Maternal and Newborn Health

Swiss TPH designs, implements and evaluates programmes in maternal, newborn and child health (MNCH) for over 25 years with our partners in low and middle income countries. Using a “health systems strengthening” approach we work at all levels of the health system from the community to higher levels of specialized hospital care ensuring alignment between interventions and national health strategies and action plans. Our research activities include evaluation research for national, international and global programmes as well as clinical and population based surveys and birth cohorts. A particular research focus is on social determinants of maternal and newborn health such as poverty, social exclusion and gender inequalities as drivers of health inequities.

Our Focus

Thematically we focus on increasing access and use of high quality perinatal health services including the promotion of safe pregnancy, family planning and post-neonatal care and follow up of high risk babies and rehabilitation services for premature newborns. Using decentralized approaches we work along the complete referral chain from community services to national reference centres and provide evidence for and facilitate the updating of national policies, regulations and standards of care. We contextualize international evidence to national, regional and community contexts in order to develop effective and sustainable solutions to improve MNCH.

Development of a Global Midwifery Education Accreditation Programme

The nursing and medical education is highly regulated in the majority of countries worldwide. However, midwifery education (including theoretical and practical training) is far less regulated, potentially impacting on the varying quality of midwifery education provided. The UNFPA State of the World’s Midwifery Report (2011) estimated an overall shortage of 350’000 midwives globally. The need of more midwives is also acknowledged by the World Health Organisation (WHO), stating that more midwives are needed in order to improve maternal and newborn survival. While the number of practicing midwives needs to be increased, it is of great importance to ensure that the education of midwives is of highest quality and meets international standards. The provision of midwifery education of highest quality has tremendous impact not only on the work force performance and quality of services provided, but also on the lives of women, their newborns and their families as a whole.
Mandated by the International Confederation of Midwives (ICM), Swiss TPH designed a global Midwifery Education Accreditation Programme (MEAP) to allow for the assessment of a midwifery (pre-registration) education program and certification meeting international standards developed by ICM. Link to Project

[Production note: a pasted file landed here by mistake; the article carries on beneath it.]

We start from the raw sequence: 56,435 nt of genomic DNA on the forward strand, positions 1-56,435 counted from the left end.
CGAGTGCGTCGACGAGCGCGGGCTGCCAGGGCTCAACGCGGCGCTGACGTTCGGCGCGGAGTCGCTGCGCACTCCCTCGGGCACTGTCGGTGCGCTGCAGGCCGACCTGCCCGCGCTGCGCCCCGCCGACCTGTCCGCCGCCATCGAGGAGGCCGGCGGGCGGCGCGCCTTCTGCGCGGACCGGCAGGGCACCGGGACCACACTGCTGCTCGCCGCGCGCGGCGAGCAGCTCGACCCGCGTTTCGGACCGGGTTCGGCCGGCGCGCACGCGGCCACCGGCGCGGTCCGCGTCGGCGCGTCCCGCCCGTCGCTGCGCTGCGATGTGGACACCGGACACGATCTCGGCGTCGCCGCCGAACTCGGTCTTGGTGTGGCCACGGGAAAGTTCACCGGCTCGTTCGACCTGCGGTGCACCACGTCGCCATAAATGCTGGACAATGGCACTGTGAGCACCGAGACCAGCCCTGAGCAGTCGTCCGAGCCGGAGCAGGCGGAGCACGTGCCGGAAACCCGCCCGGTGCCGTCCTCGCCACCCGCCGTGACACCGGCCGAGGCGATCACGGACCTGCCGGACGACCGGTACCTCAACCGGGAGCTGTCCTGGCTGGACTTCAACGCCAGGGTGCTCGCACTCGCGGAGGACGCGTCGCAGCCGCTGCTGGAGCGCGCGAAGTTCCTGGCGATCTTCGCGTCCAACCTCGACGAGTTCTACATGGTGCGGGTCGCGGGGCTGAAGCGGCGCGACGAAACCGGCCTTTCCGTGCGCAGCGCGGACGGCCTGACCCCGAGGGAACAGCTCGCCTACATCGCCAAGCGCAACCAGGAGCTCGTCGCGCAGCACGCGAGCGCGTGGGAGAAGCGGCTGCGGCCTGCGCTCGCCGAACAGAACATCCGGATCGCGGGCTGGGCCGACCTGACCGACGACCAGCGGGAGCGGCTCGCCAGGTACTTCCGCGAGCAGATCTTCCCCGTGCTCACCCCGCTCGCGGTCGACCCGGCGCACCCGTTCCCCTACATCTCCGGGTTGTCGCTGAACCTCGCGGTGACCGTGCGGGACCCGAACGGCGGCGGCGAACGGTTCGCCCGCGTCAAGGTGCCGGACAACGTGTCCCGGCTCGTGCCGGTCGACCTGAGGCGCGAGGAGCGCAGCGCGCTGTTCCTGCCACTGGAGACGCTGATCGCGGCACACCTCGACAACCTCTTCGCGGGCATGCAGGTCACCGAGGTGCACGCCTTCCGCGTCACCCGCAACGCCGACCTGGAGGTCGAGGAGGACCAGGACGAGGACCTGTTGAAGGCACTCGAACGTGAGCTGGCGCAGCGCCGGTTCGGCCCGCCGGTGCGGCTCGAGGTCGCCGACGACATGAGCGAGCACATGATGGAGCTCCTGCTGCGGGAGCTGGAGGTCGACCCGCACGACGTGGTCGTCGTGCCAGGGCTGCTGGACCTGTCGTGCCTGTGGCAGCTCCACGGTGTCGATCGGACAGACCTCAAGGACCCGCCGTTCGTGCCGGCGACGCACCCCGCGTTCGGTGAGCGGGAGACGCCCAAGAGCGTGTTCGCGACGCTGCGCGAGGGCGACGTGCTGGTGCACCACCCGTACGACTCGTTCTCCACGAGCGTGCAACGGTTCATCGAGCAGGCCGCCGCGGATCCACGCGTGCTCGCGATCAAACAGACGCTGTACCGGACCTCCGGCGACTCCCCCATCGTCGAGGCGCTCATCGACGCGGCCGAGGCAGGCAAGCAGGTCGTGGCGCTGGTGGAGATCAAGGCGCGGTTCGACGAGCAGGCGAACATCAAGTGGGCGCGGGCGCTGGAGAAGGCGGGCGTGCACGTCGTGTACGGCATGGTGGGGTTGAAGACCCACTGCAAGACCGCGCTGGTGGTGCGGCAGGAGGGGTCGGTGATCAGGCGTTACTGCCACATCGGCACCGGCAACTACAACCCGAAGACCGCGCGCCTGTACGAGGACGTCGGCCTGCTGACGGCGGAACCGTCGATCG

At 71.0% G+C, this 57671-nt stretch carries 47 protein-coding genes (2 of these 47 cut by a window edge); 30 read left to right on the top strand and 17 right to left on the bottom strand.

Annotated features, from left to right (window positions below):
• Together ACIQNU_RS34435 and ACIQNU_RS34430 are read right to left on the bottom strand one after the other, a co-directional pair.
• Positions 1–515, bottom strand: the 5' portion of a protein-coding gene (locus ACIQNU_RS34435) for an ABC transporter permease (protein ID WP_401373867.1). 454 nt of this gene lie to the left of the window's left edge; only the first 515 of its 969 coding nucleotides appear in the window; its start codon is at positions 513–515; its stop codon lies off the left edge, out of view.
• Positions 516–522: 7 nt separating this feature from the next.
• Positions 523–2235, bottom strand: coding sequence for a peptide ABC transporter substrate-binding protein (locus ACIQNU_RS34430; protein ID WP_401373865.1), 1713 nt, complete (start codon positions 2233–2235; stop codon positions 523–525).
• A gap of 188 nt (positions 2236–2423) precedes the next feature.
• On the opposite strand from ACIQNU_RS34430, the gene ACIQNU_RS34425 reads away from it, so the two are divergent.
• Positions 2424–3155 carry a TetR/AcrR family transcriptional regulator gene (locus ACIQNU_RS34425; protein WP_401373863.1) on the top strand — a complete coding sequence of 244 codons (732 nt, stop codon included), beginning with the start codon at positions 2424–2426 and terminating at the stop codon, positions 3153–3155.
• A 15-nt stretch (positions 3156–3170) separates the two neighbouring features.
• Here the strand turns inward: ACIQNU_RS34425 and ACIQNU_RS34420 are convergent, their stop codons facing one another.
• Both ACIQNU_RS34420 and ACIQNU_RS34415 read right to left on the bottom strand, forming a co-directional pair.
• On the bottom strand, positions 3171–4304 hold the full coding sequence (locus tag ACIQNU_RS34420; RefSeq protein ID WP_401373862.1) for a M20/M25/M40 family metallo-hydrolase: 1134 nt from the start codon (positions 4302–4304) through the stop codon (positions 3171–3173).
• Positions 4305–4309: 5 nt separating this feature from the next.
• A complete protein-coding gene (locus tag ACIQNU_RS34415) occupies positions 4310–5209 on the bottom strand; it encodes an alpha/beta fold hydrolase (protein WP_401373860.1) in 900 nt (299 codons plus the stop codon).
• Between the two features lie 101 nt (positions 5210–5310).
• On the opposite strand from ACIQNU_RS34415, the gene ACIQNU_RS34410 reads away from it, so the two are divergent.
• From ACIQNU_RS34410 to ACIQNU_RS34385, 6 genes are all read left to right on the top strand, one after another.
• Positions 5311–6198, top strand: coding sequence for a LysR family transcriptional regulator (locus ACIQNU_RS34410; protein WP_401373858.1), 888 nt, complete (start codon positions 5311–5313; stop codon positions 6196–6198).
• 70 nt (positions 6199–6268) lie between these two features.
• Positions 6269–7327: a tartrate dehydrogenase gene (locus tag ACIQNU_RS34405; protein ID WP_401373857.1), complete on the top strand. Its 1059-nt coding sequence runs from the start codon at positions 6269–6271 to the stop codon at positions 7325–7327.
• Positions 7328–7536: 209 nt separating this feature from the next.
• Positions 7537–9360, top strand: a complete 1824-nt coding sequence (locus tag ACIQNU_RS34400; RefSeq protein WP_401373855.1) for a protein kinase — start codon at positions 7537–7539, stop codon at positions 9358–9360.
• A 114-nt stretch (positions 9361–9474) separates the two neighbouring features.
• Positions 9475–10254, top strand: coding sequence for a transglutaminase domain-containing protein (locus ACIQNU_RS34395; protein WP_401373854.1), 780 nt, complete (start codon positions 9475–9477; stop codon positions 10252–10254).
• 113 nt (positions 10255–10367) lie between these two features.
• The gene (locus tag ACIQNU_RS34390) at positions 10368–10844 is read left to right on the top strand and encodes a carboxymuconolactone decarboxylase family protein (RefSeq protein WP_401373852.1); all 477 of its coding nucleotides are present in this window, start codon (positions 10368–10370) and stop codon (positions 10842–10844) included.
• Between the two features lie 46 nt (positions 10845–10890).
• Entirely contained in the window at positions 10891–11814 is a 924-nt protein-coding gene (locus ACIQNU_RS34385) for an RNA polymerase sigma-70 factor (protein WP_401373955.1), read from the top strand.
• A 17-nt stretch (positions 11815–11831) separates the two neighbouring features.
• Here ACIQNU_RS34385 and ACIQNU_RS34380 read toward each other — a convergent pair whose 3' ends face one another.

Perinatal Health in Moldova

Swiss TPH merged Moldovan and Swiss expertise to improve perinatal health in the Republic of Moldova with impressive results. Perinatal mortality was dramatically reduced by a Swiss funded effort to improve quality of care and modern team approaches in perinatal health centres. Today, critical newborns are followed up for more than two years following initial treatment to ascertain best health and cognitive development. Link to Project

Family Care in Switzerland

After birth, young parents often have to struggle on their own. Questions about breastfeeding or the adequate diet for their new-born child remain unanswered. The Swiss TPH-initiated project Familystart organises home-visits of nurses immediately after discharge from hospital to guarantee optimal health care for the infants. Moreover, a helpline was created offering advice in several languages. The project is implemented together with the obstetric clinics in Basel. Read more

Reduction of Neonatal Mortality in Ghana

Swiss TPH supported the Ghana School of Public Health of the University of Ghana and the Alliance for Reproductive Health Rights (ARHR) in a DFID funded programme to strengthen accountability of service providers for high quality maternal and newborn health service delivery. This included facilitating the scale-up of a national supportive supervision system for MNH care, the use of innovative social accountability mechanisms to increase the quality of services and improved local use of data for decision making at district and health facility level. Link to Project Website